Javascript Debugging Beyond Console.log for Beginners

Javascript Debugging Beyond Console.log for Beginners

Using console.log One of the easiest ways to debug anything in JavaScript . The following article will cover other methods provided by the console that can help you to debug better.

The console.log() is a function in JavaScript which is used to print any kind of variables defined before in it or to just print any message that needs to be displayed to the user.

Syntax: console.log(A);

Using console.log One of the easiest ways to debug anything in JavaScript . The following article will cover other methods provided by the console that can help you to debug better.

Let’s get started.

The very basic use case is to log a string or a bunch of JavaScript objects. Quite simply,

console.log('Is this working?');

Now, imagine a scenario when you have a bunch of objects you need to log into the console.

console.log('Is this working?');

The most intuitive way to log this is to just console.log(variable) one after the other. The problem is more apparent when we see how it shows up on the console.

No variable names visible

As you can see, no variable names are visible. It gets extremely annoying when you have a bunch of these and you have to expand the little arrow on the left to see what exactly the name of the variable is. Enter computed property names. This allows us to basically club all the variables together in a single console.log(variable) and the output is easily visible. This also reduces the number of console.log(variable) lines in our code.


We can take this a step further by putting all of these together in a table to make it more readable. Whenever you have objects with common properties or an array of objects use console.log(variable) . Here we can use console.log(variable) and the console shows:

console.table in action

This can be used when you want to group or nest relevant details together to be able to easily read the logs.

This can also be used when you have a few log statements within a function and you want to be able to clearly see the scope corresponding to each statement.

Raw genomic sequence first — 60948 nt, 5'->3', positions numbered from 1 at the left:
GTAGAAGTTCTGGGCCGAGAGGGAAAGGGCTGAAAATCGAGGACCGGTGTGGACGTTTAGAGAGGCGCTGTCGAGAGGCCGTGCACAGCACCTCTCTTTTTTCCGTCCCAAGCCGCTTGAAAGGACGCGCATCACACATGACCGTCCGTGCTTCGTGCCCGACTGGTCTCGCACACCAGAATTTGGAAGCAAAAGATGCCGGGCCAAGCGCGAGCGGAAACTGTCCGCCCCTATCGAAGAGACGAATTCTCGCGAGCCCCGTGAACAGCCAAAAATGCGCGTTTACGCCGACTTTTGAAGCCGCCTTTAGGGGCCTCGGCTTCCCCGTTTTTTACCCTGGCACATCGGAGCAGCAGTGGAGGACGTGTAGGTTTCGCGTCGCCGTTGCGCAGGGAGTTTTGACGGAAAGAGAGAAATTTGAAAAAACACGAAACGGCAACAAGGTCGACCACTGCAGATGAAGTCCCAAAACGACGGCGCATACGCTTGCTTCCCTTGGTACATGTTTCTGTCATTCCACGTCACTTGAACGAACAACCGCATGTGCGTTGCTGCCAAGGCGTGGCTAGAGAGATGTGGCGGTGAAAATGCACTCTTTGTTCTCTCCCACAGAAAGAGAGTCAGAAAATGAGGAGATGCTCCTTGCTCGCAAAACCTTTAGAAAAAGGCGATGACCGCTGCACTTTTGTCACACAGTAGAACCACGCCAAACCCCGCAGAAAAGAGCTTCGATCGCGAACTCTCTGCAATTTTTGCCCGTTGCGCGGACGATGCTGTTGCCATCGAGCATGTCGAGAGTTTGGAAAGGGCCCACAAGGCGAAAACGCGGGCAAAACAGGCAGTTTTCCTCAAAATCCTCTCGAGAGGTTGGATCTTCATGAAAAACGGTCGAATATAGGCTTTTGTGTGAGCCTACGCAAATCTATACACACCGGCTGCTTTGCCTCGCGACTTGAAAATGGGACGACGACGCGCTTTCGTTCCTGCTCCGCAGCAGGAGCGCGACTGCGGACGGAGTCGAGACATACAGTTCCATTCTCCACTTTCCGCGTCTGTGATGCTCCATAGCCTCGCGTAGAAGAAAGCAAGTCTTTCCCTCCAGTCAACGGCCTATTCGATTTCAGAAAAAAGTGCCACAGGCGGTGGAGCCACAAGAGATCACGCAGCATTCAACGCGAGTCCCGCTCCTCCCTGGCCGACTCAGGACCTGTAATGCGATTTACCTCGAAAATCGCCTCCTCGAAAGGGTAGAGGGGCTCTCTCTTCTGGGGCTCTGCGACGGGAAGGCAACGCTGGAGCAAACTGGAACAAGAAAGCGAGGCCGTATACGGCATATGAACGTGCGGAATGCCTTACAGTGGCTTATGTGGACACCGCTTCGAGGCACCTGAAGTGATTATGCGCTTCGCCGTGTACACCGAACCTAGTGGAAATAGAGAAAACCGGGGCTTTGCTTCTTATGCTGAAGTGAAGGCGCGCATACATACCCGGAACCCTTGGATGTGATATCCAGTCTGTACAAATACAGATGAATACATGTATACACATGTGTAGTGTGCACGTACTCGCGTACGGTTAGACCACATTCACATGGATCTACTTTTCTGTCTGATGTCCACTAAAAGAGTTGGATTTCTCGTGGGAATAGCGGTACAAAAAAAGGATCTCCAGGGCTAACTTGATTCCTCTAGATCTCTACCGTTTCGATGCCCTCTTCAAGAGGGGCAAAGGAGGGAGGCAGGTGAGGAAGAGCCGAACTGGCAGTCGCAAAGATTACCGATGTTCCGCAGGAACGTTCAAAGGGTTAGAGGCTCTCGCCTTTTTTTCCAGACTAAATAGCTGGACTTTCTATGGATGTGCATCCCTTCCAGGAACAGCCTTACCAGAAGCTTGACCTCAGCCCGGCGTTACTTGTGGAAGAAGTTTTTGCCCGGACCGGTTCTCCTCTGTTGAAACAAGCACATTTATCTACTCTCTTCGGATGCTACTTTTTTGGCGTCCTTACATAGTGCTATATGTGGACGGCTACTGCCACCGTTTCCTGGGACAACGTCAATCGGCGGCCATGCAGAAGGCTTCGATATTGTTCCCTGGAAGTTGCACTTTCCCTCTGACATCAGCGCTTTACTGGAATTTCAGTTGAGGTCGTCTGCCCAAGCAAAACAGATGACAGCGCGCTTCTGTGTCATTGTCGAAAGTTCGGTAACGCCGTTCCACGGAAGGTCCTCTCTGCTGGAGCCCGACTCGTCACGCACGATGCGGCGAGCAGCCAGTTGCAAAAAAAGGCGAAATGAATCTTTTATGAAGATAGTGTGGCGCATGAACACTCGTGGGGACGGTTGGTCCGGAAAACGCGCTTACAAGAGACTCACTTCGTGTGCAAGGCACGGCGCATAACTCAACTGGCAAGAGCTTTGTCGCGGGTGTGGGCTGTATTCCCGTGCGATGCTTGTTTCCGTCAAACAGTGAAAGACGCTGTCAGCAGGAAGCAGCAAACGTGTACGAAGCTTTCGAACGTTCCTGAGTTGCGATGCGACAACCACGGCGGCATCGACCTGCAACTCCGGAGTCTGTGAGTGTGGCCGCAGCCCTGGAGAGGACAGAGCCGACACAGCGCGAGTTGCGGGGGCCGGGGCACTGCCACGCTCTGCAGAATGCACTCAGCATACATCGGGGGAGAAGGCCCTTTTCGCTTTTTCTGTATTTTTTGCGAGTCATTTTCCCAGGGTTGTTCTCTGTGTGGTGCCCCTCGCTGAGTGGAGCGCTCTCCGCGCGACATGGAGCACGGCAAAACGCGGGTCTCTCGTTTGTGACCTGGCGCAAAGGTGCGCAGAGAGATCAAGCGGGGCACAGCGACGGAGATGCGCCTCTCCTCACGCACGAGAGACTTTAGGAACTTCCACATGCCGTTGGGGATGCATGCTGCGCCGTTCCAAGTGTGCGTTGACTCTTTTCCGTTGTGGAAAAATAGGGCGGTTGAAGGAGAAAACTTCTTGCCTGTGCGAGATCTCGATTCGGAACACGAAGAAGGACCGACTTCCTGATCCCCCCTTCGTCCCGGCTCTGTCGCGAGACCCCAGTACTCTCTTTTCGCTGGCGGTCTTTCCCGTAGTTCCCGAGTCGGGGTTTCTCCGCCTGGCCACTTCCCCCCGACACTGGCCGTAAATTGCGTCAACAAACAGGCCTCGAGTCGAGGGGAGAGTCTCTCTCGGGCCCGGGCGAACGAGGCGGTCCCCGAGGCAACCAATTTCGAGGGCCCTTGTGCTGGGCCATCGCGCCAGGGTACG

For example, if you’re logging a user’s details:

console.log('Is this working?');

Grouped logs

You can also use console.log(variable) instead of console.log(variable)if you want the groups to be collapsed by default. You would need to hit the descriptor button on the left to expand.

console.warn() & console.error()

Depending on the situation, to make sure your console is more readable you can add logs using console.log(variable) or console.log(variable) . There’s also console.log(variable) which displays an ‘i’ icon in some browsers.

warning and error logs

This can be taken a step further by adding custom styling. You can use a console.log(variable)directive to add styling to any log statement. This can be used to differentiate between API calls, user events, etc by keeping a convention. Here’s an example:

console.log('Is this working?');

You can also change the console.log(variable) , console.log(variable) and other CSS things.

Styling console.log statements


console.log(variable) outputs a stack trace to the console and displays how the code ended up at a certain point. There are certain methods you’d only like to call once, like deleting from a database. console.log(variable) can be used to make sure the code is behaving the way we want it to.


Another important thing when it comes to frontend development is that the code needs to be fast. console.log(variable) allows timing of certain operations in the code for testing.

console.log('Is this working?');

console.time() output for loops

Hopefully, the article provided some information on various ways to use the console.

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